Key Points

  • Hurricane and Tropical Storm Watches will likely be issued for portions of the Texas coast later today.
  • Residents along the Texas coast are urged to closely monitor the progress of Beryl and have hurricane plans in place.
  • Beryl is forecast to make landfall as a category 1 hurricane close to Brownsville Sunday night.
  • The greatest risk for tropical storm force winds will be across the lower and middle Texas coast.
  • The NHC forecasts Beryl will continue moving inland Monday, with its path trending more to the north. The remnant tropical storm/tropical depression is forecast to track north into Central Texas Tuesday and Tuesday night.
  • Confidence for widespread rain has increased across the Hill Country, Central Texas, and the middle Texas coast has increased for the early and middle parts of next week, with rain chances possibly continuing through late week.
  • Impacts for areas along and east of Interstate 35 may include heavy rain, gusty winds, along with some isolated tornadoes associated with the system’s rain bands.


The center of Hurricane Beryl made landfall on the Yucatan Peninsula of Mexico, just northeast of Tulum at about 6 am CDT Friday. As of early Friday afternoon, Beryl had weakened to a tropical storm with maximum sustained winds of 65 mph. The center was  located about 65 miles east-southeast of Progreso, Mexico.. Continued weakening is expected today as Beryl crosses the Yucatan Peninsula. However, slow re-intensification is expected once Beryl moves back over the Gulf of Mexico Friday night.

For the next 24 hours or so, Beryl will be steered generally west-northwestward across the southern Gulf of Mexico by a ridge of high pressure over the southeastern U.S.  After that, a turn more to the northwest is expected as the storm moves to a break in the heat ridge situated over the central U.S. On this northwestward path, NHC forecasters call for the center of Beryl to reach the western Gulf sometime Sunday afternoon. While the forecast track guidance has come into better agreement, there is still uncertainty based on the possible strength and vertical depth of Beryl. The majority of the latest forecast model guidance is now favoring a more northward motion compared to previous forecasts. Based on this, the new official forecast has also been nudged a little more to the north, or to the right of the previous forecast. Additional adjustments of the  forecast track could be necessary later today.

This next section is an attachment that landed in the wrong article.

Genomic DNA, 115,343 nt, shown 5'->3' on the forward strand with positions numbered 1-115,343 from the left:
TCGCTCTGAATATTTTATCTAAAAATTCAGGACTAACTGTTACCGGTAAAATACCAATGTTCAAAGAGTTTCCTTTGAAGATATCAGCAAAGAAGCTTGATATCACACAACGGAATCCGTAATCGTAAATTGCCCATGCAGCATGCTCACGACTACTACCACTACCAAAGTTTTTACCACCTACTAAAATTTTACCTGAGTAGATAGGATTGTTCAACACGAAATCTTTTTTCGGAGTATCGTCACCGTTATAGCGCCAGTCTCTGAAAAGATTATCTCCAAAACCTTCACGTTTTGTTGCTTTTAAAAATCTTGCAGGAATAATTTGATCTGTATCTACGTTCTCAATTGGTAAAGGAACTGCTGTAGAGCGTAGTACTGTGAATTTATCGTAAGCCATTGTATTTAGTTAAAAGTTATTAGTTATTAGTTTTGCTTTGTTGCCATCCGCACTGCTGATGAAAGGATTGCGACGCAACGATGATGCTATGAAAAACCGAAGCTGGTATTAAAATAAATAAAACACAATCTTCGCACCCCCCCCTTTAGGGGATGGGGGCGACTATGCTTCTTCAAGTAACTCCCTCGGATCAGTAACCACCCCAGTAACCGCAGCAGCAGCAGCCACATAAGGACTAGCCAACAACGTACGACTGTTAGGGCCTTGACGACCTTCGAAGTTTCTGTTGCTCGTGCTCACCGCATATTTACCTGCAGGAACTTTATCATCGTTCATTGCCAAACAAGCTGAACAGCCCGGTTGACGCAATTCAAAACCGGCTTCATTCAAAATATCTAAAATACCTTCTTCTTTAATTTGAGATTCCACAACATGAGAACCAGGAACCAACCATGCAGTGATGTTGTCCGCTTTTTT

Post landfall, Beryl is forecast to move into the weakness between the ridges, turning to the north and possibly north-northeast across south-central and central Texas. According to the latest NHC forecast track, the center of Beryl is forecast to spread across Central Texas as a weakening tropical storm Tuesday into Tuesday night. The key to our region’s weather for the first half of next week will hinge on how much Beryl turns to the right. There’s some chance Beryl’s path could bend even more to the right, depending on the location and magnitude of the break in the ridges. This would then take the center into Southeast, rather than Central Texas.


Do note the entire region is in the track cone of uncertainty for days 4 and 5 (Tuesday and Wednesday).


Significant impacts for wind, storm surge, and heavy rain will be working northward along the lower to middle Texas coastal regions Sunday night into Monday morning. Tropical storm force winds are forecast to arrive along the lower Texas coast Sunday evening, then spread northward to middle Texas coast Monday morning.  Hurricane conditions will be likely along the lower Texas coast Sunday night into Monday, with the impacts possibly extending as far north as Kingsville and Corpus Christi. Depending on the exact path of Beryl, strong winds to tropical storm strength may be felt across parts of the Austin and Central Texas area Tuesday into Tuesday night.


Rain is forecast to increase across the region Monday as considerable moisture is pulled inland. The heaviest rains are predicted to fall near and east of the storm’s center. As of now, that means areas along and to the east of Intestate 35. Overall, confidence in rain amounts is low, depending on the path of the system once inland. Widespread rain and thunderstorms are forecast across the region Tuesday into Wednesday. Additional rain will likely continue on Thursday.

Do note some isolated tornadoes associated with the system’s rain bands will be possible Tuesday for areas east of I-35 Tuesday.

The Weather Prediction Center’s 7-day rainfall forecast issued midday Friday and valid through 7 pm next Friday,  calls for widespread totals of 3-5 inches for locations along and east of Interstate 35 (including the Austin metro). Totals of 1-2 inches are forecast for the eastern Hill Country, with 0.5-1 inch totals for the western half.

NWS Rainfall Forecast for the Period 7 pm Friday through 7 pm Next Friday:


I urge everyone to keep up with the latest forecast from the National Hurricane Center and the National Weather Service as we move through the weekend.